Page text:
Reviewed by John Grady
James Iredell Waddell is long overdue for a full-blown biography; and Gary McKay comes close to providing it. In the last five years, the commerce raider he commanded, CSS Shenandoah, and its around-the-world attacks on Union shipping -particularly the North Pacific whaling fleet — has been the subject of at least three popular works – Last Flag Down, The Last Shot, and Sea of Gray. All are strong on narrative; all are weak on endnotes, chapter notes, or footnotes.
Like the three books mentioned, McKay’s work is a popular biography, drawing heavily on Waddell’s papers, many of them in the North Carolina state archives and the University of North Carolina, and the Naval History and Heritage Command at the Washington Navy Yard. For perspective McKay also properly drew on published collected memoirs, including Waddell’s, his second in command William C. Whittle Jr’s, and the commander of Sumter and Alabama Raphael Semmes’. As seen in McKay’s book, Whittle in his 20s had his share of Semmes’ daring. Semmes’s connection to this biography also includes Irvine Bulloch, the sailing master of Shenandoah and a veteran of Alabama.
Semmes, particularly in Memoirs of Service Afloat, comes across as a dashing figure, while Waddell, in his own memoirs and this book, comes across as moody and a man capable of carrying a grudge as he did against Union Navy Secretary Gideon Welles over back pay.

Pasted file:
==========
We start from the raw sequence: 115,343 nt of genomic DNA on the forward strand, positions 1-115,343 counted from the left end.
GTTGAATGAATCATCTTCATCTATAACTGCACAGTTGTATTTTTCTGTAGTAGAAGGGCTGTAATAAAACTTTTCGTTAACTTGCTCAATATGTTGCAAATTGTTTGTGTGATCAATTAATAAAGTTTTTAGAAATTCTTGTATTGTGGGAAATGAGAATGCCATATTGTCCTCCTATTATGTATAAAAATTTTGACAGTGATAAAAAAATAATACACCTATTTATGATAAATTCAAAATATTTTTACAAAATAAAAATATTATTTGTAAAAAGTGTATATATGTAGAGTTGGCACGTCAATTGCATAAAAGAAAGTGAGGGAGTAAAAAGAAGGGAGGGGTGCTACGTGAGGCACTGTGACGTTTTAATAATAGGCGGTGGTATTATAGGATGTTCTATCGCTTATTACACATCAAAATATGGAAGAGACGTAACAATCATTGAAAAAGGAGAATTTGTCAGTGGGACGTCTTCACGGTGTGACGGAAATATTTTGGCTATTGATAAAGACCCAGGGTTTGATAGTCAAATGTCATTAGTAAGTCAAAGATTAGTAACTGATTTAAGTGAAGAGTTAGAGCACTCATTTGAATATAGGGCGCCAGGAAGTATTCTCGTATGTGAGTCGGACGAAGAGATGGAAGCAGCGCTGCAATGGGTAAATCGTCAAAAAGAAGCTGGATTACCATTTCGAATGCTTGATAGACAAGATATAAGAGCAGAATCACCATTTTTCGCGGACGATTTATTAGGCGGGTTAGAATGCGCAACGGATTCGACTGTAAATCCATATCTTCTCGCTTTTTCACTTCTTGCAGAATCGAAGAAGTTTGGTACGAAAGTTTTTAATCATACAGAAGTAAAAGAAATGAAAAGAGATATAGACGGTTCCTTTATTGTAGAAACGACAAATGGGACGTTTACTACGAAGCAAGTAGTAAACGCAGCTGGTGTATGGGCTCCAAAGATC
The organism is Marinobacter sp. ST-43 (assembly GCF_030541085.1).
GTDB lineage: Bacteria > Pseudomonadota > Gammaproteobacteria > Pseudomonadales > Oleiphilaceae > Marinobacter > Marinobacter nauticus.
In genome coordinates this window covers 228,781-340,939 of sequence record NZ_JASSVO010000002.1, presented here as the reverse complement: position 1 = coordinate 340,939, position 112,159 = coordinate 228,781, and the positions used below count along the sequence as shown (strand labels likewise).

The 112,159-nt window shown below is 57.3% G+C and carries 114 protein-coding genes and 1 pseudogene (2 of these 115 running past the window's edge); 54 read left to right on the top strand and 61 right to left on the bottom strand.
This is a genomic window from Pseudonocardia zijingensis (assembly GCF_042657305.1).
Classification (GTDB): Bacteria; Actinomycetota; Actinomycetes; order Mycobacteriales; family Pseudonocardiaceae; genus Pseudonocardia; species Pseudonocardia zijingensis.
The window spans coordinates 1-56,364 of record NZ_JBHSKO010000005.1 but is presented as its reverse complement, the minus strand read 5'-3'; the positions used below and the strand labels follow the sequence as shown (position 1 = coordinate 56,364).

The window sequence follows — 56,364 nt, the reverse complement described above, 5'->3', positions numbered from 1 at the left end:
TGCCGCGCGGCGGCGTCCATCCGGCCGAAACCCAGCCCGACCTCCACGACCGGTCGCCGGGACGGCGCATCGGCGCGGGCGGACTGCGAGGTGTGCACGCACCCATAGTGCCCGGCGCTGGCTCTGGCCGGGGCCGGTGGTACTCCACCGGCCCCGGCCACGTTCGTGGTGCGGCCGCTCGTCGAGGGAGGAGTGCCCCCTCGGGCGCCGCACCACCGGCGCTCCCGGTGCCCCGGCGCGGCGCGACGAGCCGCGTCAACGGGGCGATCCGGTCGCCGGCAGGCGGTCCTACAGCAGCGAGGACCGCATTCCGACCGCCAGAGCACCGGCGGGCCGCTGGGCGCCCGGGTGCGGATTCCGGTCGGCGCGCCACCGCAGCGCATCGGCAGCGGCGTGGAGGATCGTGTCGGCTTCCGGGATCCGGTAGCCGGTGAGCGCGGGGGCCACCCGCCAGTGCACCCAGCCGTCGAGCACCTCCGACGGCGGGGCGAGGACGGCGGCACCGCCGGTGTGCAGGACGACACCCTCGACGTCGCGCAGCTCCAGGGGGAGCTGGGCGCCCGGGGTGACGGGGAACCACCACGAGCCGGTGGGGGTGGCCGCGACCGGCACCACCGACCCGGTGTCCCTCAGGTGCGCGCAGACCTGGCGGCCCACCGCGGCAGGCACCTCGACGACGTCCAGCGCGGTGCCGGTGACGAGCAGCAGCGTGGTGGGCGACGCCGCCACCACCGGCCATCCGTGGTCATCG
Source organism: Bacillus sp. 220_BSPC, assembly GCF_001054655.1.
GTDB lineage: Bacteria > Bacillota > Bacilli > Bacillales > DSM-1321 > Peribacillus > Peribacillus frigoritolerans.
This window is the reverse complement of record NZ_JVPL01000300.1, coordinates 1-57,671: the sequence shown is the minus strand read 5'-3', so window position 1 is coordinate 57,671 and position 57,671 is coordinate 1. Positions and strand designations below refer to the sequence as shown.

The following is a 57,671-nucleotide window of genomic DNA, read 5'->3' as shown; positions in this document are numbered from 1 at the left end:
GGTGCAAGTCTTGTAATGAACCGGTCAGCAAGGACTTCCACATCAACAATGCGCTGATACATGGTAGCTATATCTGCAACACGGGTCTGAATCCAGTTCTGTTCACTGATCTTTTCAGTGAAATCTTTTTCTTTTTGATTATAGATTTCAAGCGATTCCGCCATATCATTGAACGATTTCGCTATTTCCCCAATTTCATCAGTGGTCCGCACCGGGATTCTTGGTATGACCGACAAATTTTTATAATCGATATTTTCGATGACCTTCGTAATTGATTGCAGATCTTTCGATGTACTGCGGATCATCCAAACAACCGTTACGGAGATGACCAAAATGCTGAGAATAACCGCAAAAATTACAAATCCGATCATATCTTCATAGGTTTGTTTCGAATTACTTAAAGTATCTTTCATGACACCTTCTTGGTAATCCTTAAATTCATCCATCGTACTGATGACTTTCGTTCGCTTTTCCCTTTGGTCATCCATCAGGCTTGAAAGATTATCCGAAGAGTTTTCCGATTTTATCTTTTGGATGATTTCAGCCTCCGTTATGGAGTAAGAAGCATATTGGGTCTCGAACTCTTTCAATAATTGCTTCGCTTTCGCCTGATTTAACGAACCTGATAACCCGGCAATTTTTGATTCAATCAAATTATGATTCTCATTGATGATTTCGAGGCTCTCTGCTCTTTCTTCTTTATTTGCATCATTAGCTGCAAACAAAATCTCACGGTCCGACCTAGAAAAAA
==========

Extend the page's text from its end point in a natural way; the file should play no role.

The book has some very strong points. McKay captures the tension of Waddell’s ordering Whittle “to strike down the battery and disarm the crew” on August 2, 1865 superbly. The irony of the August 2 date lies in the fact that it also was the day that President Andrew Johnson declared Waddell and his crew pirates (think Somalia and terrorists). For months after Appomattox, Shenandoah, originally named Sea King in a not-so-subtle attempt to get around suspicious Union consuls and spies as to the ship’s true nature and Great Britain’s foreign enlistment laws, had feasted on the American whaling fleet.
Until he lay off the coast of San Francisco, Waddell had no sure way to know how the Civil War was progressing. Like David Porter in the War of 1812, he was doing his best to wreak havoc on unsuspecting merchantmen in the Pacific. Unlike Porter, he never had to fight the climactic battle with his enemies there. He faced his own terrors.
Unlike many other Confederate commanders, Waddell had an advantage in his ship. It was originally designed to be a troop transport in the India service and was not hurried out a yard with barely serviceable engines as Customs and port agents closed in. It also had advanced sails and could pull its propeller out of the water to increase its speed while relying on the wind. More importantly, Shenandoah had a fresh water distillation unit aboard, reducing needed calls ashore.
When Waddell knew that the war was over, he was determined to return the ship to Great Britain come what may and not surrender it in an American port or to a Union commander.